Strife between the Arabs and Israelis has been the center of adversity in the Middle East for over half a century now. The cataclysmic wars of 1948, 1967 and 1973 have scarred and shaped Israel and the Arab World. It's easy to forget that the 65-year-old conflict amounts to a blip in our shared history. After all, Arabs and Jews have lived together for thousands of years. We have developed a shared history and culture in the region. Our languages have cross-pollinated and, just as Hebrew, Arabic, Aramaic and the many other languages of the Middle East exhibit a common DNA, we have developed a united mythology and set of traditions.
This was all on display with the West-Coast premiere of Poems and Prayers, my third symphony. The approximately 300 performers of the UCLA Philharmonia, UCLA Chorale and UCLA University Chorus (the two choirs immaculately prepared by Donald Neuen and Rebecca Lord) under the brilliant baton of Neal Stulberg joined forces with some of the most prominent vocal and instrumental soloists in the world, including Sasha Cooke, David Krakauer and David Kravitz. Together they crowded the stage of Royce Hall, one of America's great concert venues, to present Poems and Prayers to a Los Angeles audience for the first time. The event was exciting for musical reasons alone but there was more than music at work here.
The texts of the symphony range from the ancient Aramaic Kaddish to the modern poetry of the Palestinian poets Mahmoud Darwish and Fadwa Tuqan while the final movement of the symphony is a setting of a poem that is central to Israeli society: Memorial Day for the War Dead by Yehuda Amichai, Israel's late poet-laureate. I set the intimidating and magnificent poem in 2010, encouraged by Hana Amichai, Yehuda's widow. The Mahmoud Darwish setting is a poem about a mother singing a lullaby to her dead son. Sasha Cooke and David Krakauer captured the spirit of the dark poetry beautifully while Fadwa Tuqan's poem was punctuated eloquently by Nicole Sauder's plaintive interpretation of my violin solos.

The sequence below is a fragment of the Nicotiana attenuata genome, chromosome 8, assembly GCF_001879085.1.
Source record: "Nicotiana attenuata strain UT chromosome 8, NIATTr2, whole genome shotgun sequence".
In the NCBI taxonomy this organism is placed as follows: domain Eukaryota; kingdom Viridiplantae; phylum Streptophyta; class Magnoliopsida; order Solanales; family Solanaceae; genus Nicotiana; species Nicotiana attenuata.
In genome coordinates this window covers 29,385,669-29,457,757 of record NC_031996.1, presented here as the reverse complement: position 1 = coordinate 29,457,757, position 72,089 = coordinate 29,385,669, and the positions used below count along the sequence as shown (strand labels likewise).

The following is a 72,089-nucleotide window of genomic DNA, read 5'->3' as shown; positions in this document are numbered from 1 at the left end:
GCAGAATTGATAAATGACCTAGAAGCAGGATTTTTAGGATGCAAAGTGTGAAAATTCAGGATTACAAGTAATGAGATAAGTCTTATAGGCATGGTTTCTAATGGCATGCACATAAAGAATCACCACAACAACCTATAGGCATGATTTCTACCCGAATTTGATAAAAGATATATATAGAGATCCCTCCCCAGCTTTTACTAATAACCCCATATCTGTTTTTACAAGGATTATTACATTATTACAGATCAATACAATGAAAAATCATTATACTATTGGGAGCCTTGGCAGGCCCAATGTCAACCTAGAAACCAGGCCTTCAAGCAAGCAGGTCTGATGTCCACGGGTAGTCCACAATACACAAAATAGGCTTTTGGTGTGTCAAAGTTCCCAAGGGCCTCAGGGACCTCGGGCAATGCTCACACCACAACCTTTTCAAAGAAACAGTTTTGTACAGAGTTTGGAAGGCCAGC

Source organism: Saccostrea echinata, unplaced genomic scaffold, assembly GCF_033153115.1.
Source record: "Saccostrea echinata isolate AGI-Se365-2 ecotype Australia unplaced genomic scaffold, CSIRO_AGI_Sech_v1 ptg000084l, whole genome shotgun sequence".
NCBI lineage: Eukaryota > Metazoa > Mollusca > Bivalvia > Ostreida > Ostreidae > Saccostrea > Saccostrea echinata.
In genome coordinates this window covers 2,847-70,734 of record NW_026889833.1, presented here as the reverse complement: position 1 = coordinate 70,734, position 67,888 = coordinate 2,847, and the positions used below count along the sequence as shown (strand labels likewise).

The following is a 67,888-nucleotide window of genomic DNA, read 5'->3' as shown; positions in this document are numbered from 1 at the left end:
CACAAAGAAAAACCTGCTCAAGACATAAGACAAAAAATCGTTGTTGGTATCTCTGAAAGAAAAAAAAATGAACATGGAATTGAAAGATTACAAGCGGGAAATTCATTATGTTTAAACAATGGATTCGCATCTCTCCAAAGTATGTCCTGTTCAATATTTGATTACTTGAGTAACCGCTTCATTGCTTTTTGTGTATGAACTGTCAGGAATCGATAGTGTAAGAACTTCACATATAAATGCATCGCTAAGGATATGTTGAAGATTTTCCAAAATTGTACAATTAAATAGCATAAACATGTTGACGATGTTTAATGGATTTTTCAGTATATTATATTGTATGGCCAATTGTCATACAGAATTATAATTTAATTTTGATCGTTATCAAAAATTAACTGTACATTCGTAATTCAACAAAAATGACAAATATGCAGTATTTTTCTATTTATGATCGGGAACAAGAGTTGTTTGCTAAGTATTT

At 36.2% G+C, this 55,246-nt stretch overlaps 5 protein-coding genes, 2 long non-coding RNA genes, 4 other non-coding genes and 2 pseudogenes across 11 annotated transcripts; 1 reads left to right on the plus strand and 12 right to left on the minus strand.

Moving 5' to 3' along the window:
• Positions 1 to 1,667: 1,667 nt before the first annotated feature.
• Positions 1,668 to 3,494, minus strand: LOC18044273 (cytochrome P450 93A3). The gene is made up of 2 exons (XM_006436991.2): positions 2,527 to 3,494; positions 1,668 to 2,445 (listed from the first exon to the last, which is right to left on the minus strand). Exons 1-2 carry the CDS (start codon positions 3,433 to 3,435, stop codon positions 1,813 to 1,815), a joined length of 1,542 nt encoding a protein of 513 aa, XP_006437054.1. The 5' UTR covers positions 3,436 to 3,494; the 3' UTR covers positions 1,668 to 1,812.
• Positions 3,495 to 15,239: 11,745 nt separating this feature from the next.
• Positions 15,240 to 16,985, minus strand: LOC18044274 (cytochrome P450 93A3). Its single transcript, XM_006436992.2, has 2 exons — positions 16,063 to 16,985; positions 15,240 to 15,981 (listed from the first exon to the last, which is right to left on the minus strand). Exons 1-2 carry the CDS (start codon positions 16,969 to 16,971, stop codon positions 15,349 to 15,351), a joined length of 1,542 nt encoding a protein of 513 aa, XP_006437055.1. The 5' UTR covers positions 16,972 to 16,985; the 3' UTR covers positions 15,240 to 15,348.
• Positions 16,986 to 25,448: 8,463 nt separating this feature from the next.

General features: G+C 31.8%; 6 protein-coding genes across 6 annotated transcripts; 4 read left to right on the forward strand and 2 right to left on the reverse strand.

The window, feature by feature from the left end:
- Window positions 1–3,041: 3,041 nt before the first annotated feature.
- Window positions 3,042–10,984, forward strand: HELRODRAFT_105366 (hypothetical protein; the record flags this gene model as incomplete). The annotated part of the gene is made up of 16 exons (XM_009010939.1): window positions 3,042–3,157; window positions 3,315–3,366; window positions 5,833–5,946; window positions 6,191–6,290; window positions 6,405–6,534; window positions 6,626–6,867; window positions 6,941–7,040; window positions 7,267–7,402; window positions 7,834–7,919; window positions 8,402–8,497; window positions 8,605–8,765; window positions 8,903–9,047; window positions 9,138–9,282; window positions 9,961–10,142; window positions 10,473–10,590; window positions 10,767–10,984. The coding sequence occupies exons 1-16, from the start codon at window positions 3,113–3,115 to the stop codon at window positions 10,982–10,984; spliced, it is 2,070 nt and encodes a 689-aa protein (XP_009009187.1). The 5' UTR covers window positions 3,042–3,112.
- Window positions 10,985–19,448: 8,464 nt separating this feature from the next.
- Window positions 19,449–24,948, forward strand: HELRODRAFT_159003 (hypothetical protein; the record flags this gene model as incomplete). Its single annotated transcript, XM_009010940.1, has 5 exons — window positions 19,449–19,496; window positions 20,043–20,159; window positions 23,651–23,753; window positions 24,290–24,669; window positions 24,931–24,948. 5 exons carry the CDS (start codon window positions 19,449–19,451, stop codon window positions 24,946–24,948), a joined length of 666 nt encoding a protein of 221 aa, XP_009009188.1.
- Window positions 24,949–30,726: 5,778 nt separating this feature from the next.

The symphony is accented by the Oseh Shalom, a Hebew section of the Kaddish that calls for peace for the entire tribe of Israel. It is not until the very end of the symphony that the chorus adds the relatively new reform lines to the Oseh Shalom ("v'al kol yosh vey tevel") expanding the prayer of peace to all the nations of the world rather than just the tribe. The chorus pulsated with a quiet, ringing forgiveness that filled the concert hall with peace.
With our shared musical and linguistic DNA, it is no coincidence that David Krakauer, with the legacy of Klezmer music running through his veins, took so naturally to my Arabic-inflected setting of Mahmoud Darwish. Nor is it a coincidence that the star violinist Rachel Barton Pine was met with such enthusiastic emotion when she performed my Egyptian and Armenian-themed violin sonata, Native Informant , in Israel just as another American violinist, Michael Dabroski, prepared to perform the same work at the Mahmoud Darwish Museum in the Palestinian city of Ramallah.
Back in Los Angeles, a few days before the performance of Poems and Prayers, the shared legacies of the Arabs and Jews were underlined yet again at the UCLA Hillel where I sat side by side with Rabbi Chaim. In the past, the Rabbi had helped me parse the text of the Kol Nidrei as I was composing a setting for the Israeli cellist Maya Beiser. At the Hillel, aptly named for the great Yitzhak Rabin, we spoke about our shared history, mythology, traditions and (importantly) food. We read the Mourners Kaddish for Nelson Mandela and then we heard the story of Jacob, so familiar to the Jews, Muslims and Christians of the Middle East.
One of the most powerful things we Arabs and Jews have in common is the fact that we grow up with so many of the same stories. As a kid, I was always so touched by the moment when Joseph reveals himself to his brothers in Egypt. He forgives and embraces his brothers who left him to die and reunites with his family. In the last few minutes of my symphony, as I heard the voices of all our young performers intoning the words of universal peace, I felt the forgiveness of Joseph fill the concert hall with the promise of a better and worthier future.
Poems and Prayers will be released by Grammy Award-winning label Sono Luminus in a CD / Pure Audio Blu-Ray combo pack in May of 2014.